Stephen Pearl Andrews autobiography
Identifier: SC-Cent. Misc. Mss. 493
Scope and Contents
Typed transcript of Stephen Pearl Andrews’s autobiography covering his life from the 1810s until 1835. The autobiography includes details about his family members and childhood in Templeton (Massachusetts) and Hinsdale (New Hampshire). In 1830, he moved to Jackson (Louisiana) where he describes working at the Jackson Female Seminary, an institution founded by his brother and sister-in- law. During the fall of 1831, Andrews worked as a tutor of Latin at the College of Louisiana (Jackson,La.); pages 157-160 describe student life and members of the faculty. In late 1831, he moved to Clinton (Louisiana) where he assisted his brother’s law practice. The autobiography also contains details about Andrews’s abolitionist and anti-slavery views.
- circa 1862
- Andrews, Stephen Pearl, 1812-1886 (Person)
Conditions Governing Access
Collection is open for research use.
Conditions Governing Use
Physical rights are retained by the Centenary College of Louisiana Archives and Special Collections. Copyright is retained in accordance with U.S. copyright laws.
Biographical / Historical
Stephen Pearl Andrews (1812-1886), was an educator, attorney, abolitionist, linguist, political philosopher, and author. The son of Elisha Andrews and Wealthy Ann Lathrop Andrews, he was born in Templeton, Massachusetts. From 1828 to 1829, he attended Amherst Academy (Amherst, Mass.). In 1830, he moved to Jackson, Louisiana, and taught at the Jackson Female Seminary, an institution founded by his brother and sister-in-law. During the fall of 1831, he was a tutor of Latin at the College of Louisiana (Jackson, La.). Later in 1831, he moved to Clinton, Louisiana, where he assisted his brother’s law practice. He was admitted to practice law in 1833 and continued work with his brother in Clinton. In 1835, he married Mary Ann Gordon (d. 1855) and moved to New Orleans, Louisiana, where he opened his own law practice. In 1839, he moved to the Republic of Texas and practiced law in Houston. After advocating for the abolition of slavery, he was forced to leave Texas in 1843. After travelling to England to raise funds for the abolitionist movement in the United States, he settled in Boston, Massachusetts, and began promoting the Pitman shorthand writing system. In 1848, Andrews moved to New York City, where he became involved with anarchism and developing utopian communities. In 1856, he married Esther Hussey Bartlett Jones.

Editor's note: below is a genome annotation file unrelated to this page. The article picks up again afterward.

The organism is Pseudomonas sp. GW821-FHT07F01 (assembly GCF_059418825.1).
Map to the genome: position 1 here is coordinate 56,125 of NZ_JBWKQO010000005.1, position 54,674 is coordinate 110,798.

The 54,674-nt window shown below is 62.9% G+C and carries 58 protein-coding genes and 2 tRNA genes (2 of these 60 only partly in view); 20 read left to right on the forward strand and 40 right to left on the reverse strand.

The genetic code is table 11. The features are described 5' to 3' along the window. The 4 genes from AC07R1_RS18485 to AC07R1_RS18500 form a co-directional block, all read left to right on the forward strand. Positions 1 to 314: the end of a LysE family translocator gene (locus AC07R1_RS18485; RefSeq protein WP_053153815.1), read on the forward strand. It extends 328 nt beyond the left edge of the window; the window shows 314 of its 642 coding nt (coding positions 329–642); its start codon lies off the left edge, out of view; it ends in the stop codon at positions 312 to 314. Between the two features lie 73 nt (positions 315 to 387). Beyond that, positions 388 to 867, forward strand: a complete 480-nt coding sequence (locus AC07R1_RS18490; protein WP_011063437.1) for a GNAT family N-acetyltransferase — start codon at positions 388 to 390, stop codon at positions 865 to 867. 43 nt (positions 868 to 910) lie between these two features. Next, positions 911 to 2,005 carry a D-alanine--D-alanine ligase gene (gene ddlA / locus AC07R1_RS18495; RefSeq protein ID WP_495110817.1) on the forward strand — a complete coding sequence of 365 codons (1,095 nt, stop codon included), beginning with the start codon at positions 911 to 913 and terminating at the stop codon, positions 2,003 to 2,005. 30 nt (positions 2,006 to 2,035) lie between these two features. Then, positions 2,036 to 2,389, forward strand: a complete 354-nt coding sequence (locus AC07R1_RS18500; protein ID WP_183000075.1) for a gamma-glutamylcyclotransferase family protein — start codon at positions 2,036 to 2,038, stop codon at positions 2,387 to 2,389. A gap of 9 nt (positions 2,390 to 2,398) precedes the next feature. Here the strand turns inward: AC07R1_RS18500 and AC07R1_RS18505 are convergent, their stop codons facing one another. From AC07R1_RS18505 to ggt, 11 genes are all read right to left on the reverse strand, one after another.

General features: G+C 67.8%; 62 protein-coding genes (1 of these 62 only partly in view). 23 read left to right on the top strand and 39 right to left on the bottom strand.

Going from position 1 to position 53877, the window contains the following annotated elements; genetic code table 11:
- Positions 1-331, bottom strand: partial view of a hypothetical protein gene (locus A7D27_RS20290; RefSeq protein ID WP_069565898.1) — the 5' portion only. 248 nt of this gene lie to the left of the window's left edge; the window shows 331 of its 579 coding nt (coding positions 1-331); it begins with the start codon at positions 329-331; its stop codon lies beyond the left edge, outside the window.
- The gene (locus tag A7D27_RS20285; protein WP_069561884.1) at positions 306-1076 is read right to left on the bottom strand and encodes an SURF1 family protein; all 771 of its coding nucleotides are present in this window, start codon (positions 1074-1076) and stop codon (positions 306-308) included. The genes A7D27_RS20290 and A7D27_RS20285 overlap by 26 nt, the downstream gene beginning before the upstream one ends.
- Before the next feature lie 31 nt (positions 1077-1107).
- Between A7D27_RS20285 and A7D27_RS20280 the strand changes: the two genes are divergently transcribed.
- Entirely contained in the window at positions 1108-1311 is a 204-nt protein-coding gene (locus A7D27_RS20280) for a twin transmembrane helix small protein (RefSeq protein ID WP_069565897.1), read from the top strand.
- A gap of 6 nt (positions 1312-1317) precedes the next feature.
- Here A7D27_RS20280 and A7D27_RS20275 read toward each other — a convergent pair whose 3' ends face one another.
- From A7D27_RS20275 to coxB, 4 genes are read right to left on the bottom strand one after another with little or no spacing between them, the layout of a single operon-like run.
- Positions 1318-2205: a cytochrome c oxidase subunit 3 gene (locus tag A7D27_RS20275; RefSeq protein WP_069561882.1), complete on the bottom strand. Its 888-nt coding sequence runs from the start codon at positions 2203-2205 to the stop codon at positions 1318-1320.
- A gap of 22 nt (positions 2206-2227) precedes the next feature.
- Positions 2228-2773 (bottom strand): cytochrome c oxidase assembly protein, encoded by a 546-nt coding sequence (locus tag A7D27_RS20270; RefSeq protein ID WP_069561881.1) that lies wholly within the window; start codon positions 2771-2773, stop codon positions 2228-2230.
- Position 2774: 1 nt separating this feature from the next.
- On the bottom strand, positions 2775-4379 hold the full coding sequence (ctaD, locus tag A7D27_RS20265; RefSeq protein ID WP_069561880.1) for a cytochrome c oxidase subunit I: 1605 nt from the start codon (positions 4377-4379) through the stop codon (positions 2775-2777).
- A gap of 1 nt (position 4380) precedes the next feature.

Language of Materials
Immediate Source of Acquisition
This collection was donated by Andrew L. Plauché, Jr on 2011 March 11.
Existence and Location of Originals
Original diary is in the collection of Stephen Pearl Andrews papers, U.S. Mss 19A, Wisconsin Historical Society, Division of Library, Archives, and Museum Collections, Madison, Wisconsin.
- Finding Aid to the Stephen Pearl Andrews autobiography
- Chris Brown
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